|THE UNADMITTED DEFICIT OF DEMOCRACY|
Up to the present, basic efforts to maintain democracy have relied on the institutional organisation of the state and society. These efforts, however, the further we have distanced ourselves from the Second World War and have forgotten, have contracted and remained very feeble, since, in part, they have been replaced, transitorily, by material prosperity and the welfare state, and have thus led to complacency.
Nevertheless, today the substitutes have been overturned and so the time is ripe to investigate the cause, though not at the blind level of citing mere facts and handling of affairs.
What has not so far been sufficiently noted is the inner, the subjective dimension of democracy – not the symbolic / ritual dimension which is expressed simply by the functioning of parliament and its institutions. This dimension of democracy is not healed and is not replaced with institutions, which, in any event, in practice are not served of their own free will either by the elites or by the citizens. Democracy has been used for the benefit of a 'freedom', which, however, is not real freedom, but the loss of the self in the torpor of desires. As an opportunity for material prosperity and peaceful inaction it already involves an antidemocratic tendency, because this prosperity is of a stillborn and non-evolutionary nature, since each halt in evolution as a denial of true subjectivity is an entropic phenomenon. Such a way of looking at democracy is individualistic, and denies the fundamental unity among human beings and gives rise to inner individual discord. True subjectivity is not a mere idol in limited space and time, but is full of evolutionary potentialities.
Competition, on the other hand, not only in economic - political life, but also in everyday living, as a supposed expression of freedom, finally ruins any democracy, in spite of the fact of being represented as an undisputed foundation of life – chiefly, of the economy. This is a fundamental distortion at the level of the concept of democracy which is broadly accepted without any effort on the part of society to look more deeply into the matter.
This senseless freedom of enslaving desires import forces of self-destruction into the democratic system which give rise to corruption both at the level of the elites and of the ruled at every level of life as a fundamental violence and totalitarianism which, nevertheless, is not recognised as violence.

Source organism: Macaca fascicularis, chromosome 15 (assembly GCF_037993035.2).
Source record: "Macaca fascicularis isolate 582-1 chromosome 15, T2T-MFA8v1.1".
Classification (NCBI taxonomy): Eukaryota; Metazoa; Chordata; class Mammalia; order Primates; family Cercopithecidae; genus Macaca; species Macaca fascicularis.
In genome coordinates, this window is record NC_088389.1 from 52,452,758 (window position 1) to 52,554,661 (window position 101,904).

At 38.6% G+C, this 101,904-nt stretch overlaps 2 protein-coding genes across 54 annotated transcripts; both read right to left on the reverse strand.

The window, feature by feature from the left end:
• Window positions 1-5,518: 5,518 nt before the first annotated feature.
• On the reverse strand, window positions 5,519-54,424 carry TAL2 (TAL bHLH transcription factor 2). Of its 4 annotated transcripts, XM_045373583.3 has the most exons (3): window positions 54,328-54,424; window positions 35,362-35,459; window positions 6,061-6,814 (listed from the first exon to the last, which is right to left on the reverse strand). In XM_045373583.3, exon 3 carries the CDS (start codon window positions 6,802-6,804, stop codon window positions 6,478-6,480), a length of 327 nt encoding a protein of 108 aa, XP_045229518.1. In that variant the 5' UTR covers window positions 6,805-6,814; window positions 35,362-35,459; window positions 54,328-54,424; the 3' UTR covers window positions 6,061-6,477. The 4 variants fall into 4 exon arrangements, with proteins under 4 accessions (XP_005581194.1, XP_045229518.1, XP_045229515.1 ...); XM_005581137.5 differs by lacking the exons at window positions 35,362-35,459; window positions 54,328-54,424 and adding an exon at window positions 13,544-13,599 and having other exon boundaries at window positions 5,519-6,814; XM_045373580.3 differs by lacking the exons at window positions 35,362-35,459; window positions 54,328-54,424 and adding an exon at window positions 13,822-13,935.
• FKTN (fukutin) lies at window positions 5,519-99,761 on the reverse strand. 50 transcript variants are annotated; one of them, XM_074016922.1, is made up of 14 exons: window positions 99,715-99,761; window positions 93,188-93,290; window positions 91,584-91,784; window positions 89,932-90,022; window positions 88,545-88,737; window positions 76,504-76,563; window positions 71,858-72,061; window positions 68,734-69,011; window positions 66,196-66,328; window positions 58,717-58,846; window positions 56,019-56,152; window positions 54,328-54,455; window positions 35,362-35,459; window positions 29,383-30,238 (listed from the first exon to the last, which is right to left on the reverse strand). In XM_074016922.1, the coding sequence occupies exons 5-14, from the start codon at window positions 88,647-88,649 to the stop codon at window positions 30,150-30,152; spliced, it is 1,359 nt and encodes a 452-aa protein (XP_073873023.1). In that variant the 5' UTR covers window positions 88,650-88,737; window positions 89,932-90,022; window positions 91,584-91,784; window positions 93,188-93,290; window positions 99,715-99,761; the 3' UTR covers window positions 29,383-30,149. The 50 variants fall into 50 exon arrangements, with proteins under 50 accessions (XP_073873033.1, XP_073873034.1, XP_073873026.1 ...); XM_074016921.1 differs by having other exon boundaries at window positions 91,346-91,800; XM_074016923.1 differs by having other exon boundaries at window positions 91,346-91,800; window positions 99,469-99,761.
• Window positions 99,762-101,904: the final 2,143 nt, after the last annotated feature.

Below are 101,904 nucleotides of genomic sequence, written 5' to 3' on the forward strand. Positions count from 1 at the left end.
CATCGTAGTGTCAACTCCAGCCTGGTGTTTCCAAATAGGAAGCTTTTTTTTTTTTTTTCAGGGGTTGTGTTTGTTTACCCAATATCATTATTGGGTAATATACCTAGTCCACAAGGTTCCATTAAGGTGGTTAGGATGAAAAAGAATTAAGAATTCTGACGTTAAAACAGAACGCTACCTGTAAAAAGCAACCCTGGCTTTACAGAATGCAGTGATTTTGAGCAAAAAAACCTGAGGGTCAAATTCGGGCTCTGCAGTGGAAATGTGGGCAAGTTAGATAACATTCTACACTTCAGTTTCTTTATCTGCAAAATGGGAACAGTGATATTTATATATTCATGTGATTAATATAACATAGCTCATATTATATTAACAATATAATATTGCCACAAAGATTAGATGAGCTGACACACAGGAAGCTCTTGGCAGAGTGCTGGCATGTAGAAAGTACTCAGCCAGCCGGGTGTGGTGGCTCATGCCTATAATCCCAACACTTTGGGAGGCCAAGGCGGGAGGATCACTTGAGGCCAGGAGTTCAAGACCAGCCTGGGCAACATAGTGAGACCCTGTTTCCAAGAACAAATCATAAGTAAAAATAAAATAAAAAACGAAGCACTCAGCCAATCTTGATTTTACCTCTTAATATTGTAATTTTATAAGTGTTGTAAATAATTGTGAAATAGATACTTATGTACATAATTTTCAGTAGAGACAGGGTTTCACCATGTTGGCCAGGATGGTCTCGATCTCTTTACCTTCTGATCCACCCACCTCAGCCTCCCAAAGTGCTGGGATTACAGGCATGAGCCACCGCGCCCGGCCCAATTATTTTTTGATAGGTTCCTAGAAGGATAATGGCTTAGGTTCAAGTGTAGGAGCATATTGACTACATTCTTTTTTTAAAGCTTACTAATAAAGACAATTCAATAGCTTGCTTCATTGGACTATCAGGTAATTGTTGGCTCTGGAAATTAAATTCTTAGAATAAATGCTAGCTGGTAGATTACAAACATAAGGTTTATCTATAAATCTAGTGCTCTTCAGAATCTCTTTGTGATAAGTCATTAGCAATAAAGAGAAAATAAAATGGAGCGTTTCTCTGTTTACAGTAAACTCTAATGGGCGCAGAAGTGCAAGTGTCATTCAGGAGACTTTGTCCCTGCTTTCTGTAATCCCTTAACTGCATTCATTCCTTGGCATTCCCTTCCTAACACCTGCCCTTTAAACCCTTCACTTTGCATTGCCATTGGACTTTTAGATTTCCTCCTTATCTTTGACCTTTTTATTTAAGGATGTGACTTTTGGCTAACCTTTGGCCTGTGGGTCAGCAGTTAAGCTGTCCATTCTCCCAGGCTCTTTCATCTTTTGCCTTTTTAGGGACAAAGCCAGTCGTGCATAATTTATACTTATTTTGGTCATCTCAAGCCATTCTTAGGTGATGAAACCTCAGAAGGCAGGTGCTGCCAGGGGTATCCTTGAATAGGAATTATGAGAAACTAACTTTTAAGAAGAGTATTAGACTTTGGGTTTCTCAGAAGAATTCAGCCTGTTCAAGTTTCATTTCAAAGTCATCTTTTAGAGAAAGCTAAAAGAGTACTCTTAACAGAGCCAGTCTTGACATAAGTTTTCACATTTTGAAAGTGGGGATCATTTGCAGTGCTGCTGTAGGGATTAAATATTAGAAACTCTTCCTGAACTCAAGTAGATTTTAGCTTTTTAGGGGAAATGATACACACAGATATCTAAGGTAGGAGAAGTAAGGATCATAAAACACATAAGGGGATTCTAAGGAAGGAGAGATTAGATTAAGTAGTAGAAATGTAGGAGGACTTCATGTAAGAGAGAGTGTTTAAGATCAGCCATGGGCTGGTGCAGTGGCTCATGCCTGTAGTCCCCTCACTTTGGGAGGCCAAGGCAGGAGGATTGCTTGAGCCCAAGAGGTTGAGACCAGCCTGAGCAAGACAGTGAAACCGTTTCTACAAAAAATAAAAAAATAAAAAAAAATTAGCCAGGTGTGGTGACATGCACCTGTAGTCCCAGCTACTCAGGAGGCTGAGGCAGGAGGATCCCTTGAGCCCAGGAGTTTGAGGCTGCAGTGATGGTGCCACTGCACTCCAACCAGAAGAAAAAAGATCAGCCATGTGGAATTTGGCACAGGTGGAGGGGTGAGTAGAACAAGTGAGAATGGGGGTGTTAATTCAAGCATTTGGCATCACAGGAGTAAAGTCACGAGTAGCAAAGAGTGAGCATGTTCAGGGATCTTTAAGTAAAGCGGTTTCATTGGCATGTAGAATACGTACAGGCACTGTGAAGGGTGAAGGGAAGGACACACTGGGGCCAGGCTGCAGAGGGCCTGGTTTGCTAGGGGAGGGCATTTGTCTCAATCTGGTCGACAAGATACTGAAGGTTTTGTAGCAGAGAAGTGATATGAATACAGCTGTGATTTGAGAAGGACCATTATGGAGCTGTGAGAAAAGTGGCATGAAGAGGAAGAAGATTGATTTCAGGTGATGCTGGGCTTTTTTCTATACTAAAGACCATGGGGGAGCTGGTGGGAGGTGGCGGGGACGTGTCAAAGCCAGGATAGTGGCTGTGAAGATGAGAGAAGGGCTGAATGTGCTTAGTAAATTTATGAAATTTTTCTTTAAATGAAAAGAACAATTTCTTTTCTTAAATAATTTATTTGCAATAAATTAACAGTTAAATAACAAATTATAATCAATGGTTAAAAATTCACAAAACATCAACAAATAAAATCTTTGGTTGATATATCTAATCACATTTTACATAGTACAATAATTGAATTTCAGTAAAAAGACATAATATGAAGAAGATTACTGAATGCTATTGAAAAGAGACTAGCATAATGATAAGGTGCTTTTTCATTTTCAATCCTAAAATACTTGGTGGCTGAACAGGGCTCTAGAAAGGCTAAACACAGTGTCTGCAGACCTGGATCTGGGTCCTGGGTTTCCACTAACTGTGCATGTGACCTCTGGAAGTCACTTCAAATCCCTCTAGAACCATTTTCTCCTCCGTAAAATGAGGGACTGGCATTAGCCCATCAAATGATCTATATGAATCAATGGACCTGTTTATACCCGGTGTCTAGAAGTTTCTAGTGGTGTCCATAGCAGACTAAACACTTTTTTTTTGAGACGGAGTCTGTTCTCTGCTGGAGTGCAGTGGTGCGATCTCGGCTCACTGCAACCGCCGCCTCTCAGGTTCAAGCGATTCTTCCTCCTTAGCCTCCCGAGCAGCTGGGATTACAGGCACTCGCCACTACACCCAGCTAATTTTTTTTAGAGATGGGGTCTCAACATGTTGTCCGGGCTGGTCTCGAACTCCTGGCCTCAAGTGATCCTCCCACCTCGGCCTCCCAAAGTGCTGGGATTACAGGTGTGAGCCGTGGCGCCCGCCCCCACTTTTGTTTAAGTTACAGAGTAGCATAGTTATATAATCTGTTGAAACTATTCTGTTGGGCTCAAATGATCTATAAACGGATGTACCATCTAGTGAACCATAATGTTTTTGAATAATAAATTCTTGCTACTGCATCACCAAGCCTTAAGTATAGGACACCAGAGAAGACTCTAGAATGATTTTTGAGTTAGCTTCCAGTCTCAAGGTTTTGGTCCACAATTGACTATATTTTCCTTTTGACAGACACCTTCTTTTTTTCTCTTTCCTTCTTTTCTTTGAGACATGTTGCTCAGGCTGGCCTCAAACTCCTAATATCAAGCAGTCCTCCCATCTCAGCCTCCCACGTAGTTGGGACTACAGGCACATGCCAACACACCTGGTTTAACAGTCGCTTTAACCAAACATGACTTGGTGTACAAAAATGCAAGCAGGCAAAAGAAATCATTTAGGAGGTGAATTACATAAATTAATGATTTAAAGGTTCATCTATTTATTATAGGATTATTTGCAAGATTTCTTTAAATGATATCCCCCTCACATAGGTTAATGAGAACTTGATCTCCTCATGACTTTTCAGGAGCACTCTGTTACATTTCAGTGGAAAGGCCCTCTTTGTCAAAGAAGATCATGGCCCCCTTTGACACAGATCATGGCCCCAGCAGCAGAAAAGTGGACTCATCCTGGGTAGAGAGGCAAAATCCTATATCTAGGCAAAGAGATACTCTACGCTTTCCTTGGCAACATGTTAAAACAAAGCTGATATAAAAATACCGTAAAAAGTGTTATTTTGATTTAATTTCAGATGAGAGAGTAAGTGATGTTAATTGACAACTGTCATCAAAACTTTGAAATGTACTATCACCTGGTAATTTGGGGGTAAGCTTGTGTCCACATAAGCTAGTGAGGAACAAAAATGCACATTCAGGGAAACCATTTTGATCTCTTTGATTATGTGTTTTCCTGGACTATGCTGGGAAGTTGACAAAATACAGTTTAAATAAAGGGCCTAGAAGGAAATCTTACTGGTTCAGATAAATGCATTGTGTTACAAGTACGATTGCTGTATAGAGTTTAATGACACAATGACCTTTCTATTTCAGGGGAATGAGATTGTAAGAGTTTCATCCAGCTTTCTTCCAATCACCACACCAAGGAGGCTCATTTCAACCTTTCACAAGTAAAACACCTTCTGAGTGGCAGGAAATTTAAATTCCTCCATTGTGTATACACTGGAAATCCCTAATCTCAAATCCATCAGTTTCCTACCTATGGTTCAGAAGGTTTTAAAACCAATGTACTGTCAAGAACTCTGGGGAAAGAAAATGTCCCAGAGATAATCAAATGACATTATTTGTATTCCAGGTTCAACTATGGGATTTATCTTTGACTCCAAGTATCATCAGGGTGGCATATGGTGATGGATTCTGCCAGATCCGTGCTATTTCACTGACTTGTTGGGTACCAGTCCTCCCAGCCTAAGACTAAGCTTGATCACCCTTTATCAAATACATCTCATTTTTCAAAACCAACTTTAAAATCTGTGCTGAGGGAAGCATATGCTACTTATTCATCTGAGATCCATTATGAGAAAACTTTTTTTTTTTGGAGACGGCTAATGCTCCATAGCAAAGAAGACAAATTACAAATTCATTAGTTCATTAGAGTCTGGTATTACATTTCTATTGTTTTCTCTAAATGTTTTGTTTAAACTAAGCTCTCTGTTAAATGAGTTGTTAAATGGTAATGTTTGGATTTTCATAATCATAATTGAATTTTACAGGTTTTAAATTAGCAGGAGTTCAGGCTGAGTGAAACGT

In parallel with corruption, there is the inertia of consciousness which we have spoken of above; this is an inner kind of corruption and is sometimes concealed by super-intensive action. It is also the nursery of every negativity and involution and is more profoundly harmful than we think.
It is now apparent that institutions are not sufficient, not so much because their aim is not adequate for the protection of democracy, but because people are not disposed to support them and use them only as an instrumental guarantee of their prosperity, but not as an area of their responsibility.
Similarly, it is not easily accepted that every system is governed of organisational and of subjective forces. Their resultant, to the extent that the subjective forces are negative as regards the system and remain that way or become worse, is shaped gradually in an entropic way which delivers a destructive blow to the organisation. It is only that this does not happen at once, but the passage of time is required, thus giving rise to the illusion of complacency. It is precisely in this relatively inconspicuous function of the relation between institutions and subjects that people's illusion that they bear no responsibility for the causes of their misfortunes lies.
The usual critique of things that are amiss looks for exogenous causes and does not discern the long-term passive acceptance by everyone of the collapse in practice of democracy for as long as the results of this collapse are not perceptible, and the final result is damage which is not reversible.